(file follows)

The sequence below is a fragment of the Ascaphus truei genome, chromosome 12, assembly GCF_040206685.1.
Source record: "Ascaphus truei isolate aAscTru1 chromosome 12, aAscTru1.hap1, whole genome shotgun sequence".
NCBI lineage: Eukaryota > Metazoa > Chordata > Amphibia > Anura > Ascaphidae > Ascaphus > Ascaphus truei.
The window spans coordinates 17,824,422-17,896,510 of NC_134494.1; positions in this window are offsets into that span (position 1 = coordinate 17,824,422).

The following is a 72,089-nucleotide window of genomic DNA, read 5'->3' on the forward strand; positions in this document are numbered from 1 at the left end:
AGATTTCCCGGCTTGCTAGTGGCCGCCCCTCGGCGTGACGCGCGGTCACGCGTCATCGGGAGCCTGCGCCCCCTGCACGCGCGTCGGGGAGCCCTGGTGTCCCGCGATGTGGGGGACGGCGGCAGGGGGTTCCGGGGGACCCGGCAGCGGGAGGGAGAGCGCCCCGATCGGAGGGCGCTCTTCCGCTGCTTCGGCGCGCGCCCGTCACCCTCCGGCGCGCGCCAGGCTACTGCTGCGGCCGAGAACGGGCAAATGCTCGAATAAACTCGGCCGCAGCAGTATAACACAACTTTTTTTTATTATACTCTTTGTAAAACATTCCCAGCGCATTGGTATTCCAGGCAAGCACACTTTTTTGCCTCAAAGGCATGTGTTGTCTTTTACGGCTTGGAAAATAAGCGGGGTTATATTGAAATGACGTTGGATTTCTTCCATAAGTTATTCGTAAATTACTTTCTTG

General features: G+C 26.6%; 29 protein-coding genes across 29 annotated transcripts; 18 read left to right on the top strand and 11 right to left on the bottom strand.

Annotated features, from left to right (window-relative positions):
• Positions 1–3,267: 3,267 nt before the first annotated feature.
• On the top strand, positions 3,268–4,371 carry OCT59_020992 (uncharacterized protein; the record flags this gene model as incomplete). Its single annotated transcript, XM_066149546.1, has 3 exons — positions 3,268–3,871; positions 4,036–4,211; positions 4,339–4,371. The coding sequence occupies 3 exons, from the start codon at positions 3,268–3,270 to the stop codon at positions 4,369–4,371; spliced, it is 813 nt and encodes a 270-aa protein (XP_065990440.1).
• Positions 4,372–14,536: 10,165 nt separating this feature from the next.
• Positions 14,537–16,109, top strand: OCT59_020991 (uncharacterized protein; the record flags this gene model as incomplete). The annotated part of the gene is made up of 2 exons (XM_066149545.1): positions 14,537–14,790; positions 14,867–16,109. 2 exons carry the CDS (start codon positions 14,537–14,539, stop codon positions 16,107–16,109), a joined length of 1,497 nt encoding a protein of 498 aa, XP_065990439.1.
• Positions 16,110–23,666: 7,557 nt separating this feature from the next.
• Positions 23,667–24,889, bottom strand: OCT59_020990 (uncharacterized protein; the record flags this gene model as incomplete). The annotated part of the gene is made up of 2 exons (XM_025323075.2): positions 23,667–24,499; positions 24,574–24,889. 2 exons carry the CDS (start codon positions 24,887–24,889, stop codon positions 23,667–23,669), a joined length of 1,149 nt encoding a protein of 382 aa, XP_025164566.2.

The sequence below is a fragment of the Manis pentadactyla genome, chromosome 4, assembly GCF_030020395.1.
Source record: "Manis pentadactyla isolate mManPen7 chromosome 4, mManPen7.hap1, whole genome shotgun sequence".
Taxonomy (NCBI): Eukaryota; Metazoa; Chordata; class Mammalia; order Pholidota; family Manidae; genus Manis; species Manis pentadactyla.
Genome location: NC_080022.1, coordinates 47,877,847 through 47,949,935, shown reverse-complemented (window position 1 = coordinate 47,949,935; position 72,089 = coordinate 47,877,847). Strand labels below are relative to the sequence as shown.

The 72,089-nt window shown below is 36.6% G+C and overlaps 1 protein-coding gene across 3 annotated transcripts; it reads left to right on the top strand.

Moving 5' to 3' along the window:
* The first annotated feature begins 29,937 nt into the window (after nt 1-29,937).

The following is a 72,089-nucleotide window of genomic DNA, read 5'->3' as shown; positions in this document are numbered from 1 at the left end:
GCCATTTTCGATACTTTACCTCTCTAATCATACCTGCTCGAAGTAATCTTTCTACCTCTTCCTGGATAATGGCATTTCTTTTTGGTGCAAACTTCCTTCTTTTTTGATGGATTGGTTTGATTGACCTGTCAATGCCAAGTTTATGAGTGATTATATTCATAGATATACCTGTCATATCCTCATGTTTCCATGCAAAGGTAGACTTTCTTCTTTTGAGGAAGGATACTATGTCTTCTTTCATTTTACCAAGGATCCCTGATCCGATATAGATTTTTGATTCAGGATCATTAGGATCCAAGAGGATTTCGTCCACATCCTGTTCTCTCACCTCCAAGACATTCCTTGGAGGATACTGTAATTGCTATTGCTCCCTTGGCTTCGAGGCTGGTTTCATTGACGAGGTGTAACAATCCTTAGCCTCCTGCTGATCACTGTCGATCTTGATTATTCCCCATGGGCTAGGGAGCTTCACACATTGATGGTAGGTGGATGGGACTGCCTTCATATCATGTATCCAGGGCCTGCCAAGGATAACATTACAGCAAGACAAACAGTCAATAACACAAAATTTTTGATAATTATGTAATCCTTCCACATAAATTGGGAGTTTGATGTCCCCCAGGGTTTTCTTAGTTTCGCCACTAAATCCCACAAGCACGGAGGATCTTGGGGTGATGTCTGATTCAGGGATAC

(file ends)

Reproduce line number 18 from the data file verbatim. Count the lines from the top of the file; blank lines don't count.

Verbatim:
Genome location: NC_080022.1, coordinates 47,877,847 through 47,949,935, shown reverse-complemented (window position 1 = coordinate 47,949,935; position 72,089 = coordinate 47,877,847). Strand labels below are relative to the sequence as shown.